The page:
Demand for South African government debt picked up at a weekly auction on Tuesday mainly due to strong foreign buying.
Offshore interest in local bonds has accelerated in the past few months due to high local yields, monetary policy that is seen remaining accommodative this year and favourable debt metrics compared with many developed markets.
Government sold 1.1 billion rand worth of 2020 notes and 1 billion rand from the 2041 issue and both had higher bid to cover ratios that at their previous sales.
The nine-year paper was 2.4 times covered and the 30-year issue was 2.8 times subscribed. Both bonds cleared at slightly lower yields than previously.
"The bid-to-cover ratios are above two on both of them so I think that indicates there's still demand for our local bonds even despite the uncertainty in the world," said Marten Banninga, head trader at World Wide Capital Securities in Johannesburg.
Foreigners purchased 1.4 billion rand worth of debt last week, while they sold off equities, pushing yields to multi-week lows across the curve.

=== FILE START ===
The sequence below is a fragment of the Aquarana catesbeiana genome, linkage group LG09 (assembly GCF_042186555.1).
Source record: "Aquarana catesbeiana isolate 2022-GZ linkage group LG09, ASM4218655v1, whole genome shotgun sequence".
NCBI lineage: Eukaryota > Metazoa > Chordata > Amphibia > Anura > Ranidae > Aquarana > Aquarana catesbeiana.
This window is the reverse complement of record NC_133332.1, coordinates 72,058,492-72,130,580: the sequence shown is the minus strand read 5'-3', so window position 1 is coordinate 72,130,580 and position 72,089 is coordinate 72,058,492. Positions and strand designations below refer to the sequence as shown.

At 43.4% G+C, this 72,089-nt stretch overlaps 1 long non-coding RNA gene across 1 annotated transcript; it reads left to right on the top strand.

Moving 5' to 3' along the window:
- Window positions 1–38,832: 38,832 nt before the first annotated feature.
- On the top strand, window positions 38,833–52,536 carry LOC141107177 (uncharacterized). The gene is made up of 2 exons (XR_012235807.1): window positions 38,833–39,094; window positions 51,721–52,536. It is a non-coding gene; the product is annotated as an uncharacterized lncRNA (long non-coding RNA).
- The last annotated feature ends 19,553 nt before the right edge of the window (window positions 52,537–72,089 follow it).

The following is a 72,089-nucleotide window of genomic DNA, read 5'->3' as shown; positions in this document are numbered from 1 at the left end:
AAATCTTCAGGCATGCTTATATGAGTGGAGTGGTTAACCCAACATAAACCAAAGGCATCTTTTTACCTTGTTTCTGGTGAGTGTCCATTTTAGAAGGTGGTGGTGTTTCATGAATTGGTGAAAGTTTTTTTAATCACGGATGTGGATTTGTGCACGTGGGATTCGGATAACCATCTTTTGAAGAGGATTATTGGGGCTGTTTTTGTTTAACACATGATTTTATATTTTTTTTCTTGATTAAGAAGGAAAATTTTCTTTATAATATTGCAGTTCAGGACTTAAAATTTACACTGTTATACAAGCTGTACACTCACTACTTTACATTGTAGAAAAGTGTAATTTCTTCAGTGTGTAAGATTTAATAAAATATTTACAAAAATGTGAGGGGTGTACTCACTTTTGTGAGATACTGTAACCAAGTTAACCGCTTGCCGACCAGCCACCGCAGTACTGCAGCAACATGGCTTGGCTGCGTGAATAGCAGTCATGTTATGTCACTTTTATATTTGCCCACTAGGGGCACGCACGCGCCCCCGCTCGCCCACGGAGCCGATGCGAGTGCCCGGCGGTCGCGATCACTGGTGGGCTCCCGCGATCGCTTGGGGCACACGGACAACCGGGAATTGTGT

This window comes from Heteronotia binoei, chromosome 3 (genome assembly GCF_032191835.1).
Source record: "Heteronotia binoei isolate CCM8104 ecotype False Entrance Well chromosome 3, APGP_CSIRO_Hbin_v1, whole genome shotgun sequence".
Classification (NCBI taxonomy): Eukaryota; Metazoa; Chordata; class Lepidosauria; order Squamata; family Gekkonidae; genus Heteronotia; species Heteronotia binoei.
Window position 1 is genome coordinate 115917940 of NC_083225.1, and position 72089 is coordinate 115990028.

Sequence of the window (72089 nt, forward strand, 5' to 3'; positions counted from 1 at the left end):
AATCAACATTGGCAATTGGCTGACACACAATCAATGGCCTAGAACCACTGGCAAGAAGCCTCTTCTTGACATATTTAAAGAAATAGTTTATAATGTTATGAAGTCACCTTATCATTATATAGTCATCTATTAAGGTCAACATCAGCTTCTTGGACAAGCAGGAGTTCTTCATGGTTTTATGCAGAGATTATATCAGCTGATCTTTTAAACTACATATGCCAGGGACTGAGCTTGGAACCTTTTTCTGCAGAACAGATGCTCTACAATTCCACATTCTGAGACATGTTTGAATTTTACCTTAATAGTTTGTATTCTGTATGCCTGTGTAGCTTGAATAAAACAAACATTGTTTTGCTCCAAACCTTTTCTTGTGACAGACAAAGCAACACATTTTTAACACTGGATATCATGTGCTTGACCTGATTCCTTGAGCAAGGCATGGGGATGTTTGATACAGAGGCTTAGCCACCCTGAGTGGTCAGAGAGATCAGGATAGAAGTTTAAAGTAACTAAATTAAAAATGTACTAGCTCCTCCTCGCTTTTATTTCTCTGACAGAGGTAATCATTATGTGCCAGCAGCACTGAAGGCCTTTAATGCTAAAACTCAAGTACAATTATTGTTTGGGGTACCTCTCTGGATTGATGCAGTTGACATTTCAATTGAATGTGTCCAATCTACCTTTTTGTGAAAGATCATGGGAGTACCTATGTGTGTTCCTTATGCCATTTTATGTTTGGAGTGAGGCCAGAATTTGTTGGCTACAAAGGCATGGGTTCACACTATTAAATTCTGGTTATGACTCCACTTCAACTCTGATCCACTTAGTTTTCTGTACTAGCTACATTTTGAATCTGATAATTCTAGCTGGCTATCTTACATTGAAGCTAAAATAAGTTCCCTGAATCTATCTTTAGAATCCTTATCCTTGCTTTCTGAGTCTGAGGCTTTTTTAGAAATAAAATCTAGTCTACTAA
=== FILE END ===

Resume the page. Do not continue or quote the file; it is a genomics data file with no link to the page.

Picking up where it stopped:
Political brinkmanship in the United States over the nation's debt ceiling has called its AAA credit rating into question, playing havoc in markets globally.
Another dealer said local interest has waned as players deem current yields to be low on the benchmarks.
"Locals were not really excited. The levels have come down quite a bit the last couple of days and we're at the bottom of the range (on the R157)," a local dealer said.
"These kind of levels feel bottomish to everyone locally so that's why they're not really excited about buying," he added.
Dealers see the yield on the four-year benchmark -- currently at 7.40 percent -- as lacking momentum to break out of its 7.58-7.32 range this week after a rally driven by a dovish Monetary Policy Committee statement and weak data last week.
The MPC said the local economy was fragile, suggesting that interest rates could remain at 30-year lows this year.